The plasticity of neuronal signaling is crucial for mechanisms of learning and memory, and for the ability of animals and humans to adapt to changes in their environment. Neurotransmitter receptors in synapses are dynamically modulated and actively redistributed following nerve stimulation, strengthening or weakening synaptic connections. Neurotransmitters and neuromodulators activate cellular kinase pathways that change synaptic strength, nerve conduction properties and gene transcription profiles. Other signaling pathways mobilize intracellular calcium ions and lipid mediators that have profound effects on neuronal function. Pathological changes in cellular signaling pathways and synaptic plasticity is at the basis of many neurological conditions including depression, Parkinson’s disease, chronic pain and addiction. Faculty in the Department uses physiological, biochemical and behavioral approaches to investigate mechanisms of synaptic plasticity and signaling pathways in the brain and in peripheral nerves.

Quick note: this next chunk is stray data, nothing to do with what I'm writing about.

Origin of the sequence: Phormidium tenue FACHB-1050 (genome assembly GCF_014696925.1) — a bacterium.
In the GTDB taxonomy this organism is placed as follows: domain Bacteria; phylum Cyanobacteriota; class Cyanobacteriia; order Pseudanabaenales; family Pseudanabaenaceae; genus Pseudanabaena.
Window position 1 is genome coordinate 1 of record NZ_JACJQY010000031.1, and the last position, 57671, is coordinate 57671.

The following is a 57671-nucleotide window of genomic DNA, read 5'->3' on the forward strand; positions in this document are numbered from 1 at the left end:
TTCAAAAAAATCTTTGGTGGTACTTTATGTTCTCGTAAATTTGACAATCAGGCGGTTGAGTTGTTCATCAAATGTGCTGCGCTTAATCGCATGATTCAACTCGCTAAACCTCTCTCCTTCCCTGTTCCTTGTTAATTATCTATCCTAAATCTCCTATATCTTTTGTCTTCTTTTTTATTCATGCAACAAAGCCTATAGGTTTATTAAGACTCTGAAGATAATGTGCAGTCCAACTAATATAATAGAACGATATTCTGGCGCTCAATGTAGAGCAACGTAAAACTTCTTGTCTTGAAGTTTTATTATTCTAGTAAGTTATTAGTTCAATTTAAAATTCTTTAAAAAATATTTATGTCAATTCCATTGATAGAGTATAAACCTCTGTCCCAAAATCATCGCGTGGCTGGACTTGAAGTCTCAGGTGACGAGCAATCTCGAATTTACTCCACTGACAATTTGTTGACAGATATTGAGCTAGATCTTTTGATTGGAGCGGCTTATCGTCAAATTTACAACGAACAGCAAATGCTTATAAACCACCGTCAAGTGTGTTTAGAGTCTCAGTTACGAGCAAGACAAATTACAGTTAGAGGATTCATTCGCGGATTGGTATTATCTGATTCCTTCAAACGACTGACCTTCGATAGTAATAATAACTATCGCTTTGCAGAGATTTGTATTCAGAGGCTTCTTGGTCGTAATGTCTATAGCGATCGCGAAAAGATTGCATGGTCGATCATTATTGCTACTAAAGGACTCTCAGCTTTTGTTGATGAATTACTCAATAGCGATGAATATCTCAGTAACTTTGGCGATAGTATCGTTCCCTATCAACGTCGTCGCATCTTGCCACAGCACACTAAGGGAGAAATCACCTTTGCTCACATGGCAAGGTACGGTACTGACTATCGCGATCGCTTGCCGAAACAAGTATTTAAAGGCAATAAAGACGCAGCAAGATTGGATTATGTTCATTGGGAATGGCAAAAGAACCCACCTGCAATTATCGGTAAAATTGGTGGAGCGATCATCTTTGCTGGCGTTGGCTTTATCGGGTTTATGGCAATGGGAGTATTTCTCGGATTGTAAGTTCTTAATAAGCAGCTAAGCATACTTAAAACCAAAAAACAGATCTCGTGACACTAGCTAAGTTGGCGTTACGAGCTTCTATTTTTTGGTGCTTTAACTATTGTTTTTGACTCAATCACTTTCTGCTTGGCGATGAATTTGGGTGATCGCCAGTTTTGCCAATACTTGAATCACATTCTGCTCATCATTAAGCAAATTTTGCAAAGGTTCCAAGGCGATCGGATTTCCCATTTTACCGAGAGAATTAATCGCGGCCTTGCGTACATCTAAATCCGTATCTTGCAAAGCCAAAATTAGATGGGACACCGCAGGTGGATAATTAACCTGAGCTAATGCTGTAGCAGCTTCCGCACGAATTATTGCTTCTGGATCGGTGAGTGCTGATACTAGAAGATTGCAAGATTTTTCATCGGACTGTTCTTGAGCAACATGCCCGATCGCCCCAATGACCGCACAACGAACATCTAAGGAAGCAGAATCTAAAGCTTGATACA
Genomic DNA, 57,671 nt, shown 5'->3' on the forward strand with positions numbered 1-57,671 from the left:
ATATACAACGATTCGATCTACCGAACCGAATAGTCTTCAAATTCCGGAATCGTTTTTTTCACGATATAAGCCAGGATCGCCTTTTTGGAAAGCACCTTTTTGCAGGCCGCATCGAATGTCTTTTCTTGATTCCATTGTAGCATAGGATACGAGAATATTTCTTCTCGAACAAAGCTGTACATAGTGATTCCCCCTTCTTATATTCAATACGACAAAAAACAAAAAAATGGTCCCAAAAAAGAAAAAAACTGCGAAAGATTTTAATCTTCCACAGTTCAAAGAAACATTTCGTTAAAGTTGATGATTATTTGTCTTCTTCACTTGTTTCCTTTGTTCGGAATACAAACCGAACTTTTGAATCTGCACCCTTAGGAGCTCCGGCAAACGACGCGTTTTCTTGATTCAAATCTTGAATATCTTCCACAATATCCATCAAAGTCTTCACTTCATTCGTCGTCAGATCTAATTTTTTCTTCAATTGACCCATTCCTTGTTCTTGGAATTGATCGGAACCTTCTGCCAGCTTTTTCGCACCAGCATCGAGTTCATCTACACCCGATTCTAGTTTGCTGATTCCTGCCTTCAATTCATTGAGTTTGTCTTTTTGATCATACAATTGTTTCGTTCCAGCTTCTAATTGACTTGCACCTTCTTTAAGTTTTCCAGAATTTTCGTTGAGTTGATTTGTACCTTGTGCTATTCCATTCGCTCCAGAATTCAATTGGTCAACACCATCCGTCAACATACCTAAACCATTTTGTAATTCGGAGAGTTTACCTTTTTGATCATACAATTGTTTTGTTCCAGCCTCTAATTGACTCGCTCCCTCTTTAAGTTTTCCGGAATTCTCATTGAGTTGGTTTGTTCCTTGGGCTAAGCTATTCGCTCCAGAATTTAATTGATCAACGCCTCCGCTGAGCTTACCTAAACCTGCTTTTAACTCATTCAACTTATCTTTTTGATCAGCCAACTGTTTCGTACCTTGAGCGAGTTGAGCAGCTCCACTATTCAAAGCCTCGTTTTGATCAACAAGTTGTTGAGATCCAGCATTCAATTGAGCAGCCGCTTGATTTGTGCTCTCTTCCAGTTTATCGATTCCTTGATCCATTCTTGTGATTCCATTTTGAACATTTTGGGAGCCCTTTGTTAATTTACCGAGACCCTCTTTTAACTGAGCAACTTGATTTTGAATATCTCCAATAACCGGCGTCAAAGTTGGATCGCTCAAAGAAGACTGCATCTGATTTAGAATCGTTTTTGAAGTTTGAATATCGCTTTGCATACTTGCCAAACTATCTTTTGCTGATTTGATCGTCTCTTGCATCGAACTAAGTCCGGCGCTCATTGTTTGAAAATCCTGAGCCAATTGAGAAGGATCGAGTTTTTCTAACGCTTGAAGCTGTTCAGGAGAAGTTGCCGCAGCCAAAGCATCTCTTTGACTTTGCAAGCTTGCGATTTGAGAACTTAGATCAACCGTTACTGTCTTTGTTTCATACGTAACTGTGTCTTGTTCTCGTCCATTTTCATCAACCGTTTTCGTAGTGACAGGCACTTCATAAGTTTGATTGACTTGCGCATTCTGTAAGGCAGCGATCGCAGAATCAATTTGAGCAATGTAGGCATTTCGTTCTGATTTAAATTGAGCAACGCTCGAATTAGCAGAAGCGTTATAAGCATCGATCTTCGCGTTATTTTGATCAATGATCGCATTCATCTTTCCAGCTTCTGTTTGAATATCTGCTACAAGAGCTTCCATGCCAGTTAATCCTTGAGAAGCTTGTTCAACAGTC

About the Image
Physiological acoustic stimulation reduces the phosphorylation state of the Kv3.1 potassium channel in auditory brainstem neurons. Images show the levels of immunostaining for Kv3.1 specifically phosphorylated at serine 503 in two areas of the brainstem in an animal exposed to sound to one ear only. The nuclei at the top right and bottom left were stimulated by the sensory input and have lower levels of phosphorylated channels (from Song et al., Nature Neurosci., 8: 1335-1342, 2005)